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Marrying ADDIE and SAM, Taking an Iterative Approach for Designing High Quality Online Courses in Higher Education

Jonathan M Thomas (University of Utah, USA)
Qin Li (University of Utah, USA)
Session Information
October 14, 2015 - 2:45pm
Learning Effectiveness
Major Emphasis of Presentation: 
Practical Application
Major Emphasis of Presentation: 
Research Study
Major Emphasis of Presentation: 
Theory/Conceptual Framework
Institutional Level: 
Multiple Levels
Audience Level: 
Session Type: 
Information Session
Northern Hemisphere A1
Session Duration: 
45 Minutes
Concurrent Session 3

How to combine a stage-based course design approach with agile project management? We will share our adaptation of Michael Allen's Successive Approximation Model.

Extended Abstract

To share our experiences implementing agile course design through an engaging conference presentation including an interactive discussion with the audience.

The University of Utah (FTE 28,000) is developing five programs as part of the new online Initiative.This interdepartmental effort is drawing from groups across campus with the intent of providing online students with a quality course experience. As part of the initiative, the University reviewed its instructional design process to determine how to optimize time spent in course development. Our previous waterfall approach required a large upfront cost in terms of design, but was not delivering the desired quality in learning experiences for our students. We assessed our workflows and discovered three major issues:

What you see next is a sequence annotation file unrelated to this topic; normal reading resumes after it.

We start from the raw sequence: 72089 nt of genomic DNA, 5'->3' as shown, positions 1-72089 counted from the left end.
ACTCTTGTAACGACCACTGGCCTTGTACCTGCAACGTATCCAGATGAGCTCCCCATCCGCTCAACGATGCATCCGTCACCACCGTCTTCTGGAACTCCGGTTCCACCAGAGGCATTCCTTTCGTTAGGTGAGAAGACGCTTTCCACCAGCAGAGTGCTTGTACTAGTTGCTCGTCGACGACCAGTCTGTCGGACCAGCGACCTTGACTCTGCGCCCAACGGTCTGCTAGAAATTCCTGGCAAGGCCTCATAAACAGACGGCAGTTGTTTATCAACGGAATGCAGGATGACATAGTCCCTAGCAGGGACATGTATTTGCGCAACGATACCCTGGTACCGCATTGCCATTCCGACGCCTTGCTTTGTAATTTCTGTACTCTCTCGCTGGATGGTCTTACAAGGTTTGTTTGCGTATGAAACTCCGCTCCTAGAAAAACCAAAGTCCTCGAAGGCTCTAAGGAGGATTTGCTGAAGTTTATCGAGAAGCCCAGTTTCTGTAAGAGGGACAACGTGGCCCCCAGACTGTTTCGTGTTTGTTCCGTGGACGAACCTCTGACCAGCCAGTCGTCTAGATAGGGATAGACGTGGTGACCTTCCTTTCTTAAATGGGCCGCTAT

1. Our team of five instructional designers needed a way to communicate more effectively
2. Changes to course design would frequently set back due dates, some not getting finished on time
3. The end state of the courses that were created was not meeting our quality expectations

Agile design promises reduced time in development while simultaneously improving quality by embracing change as an important element in improving a course. In researching the development of Agile methodologies in software design, we saw a parallel with our own field and current limitations we were experiencing. As part of our adoption of agile, we modified the Agile Manifesto (a set of principles that guide agile approaches) and created our own Instructional Design Agile Manifesto.

Some changes made to the agile manifesto were simple, such as changing "Individuals & Interactions" to "Students & Interactions". Others were more involved:

- Continuous Evaluation - Instructional design is different from software design in complexity. Each course is taught differently and the variables that influence success are complicated. For this reason, we used the phrase "Continuous Evaluation over Comprehensive Documentation" to signify the need in agile ID for consistently checking assumptions with clients.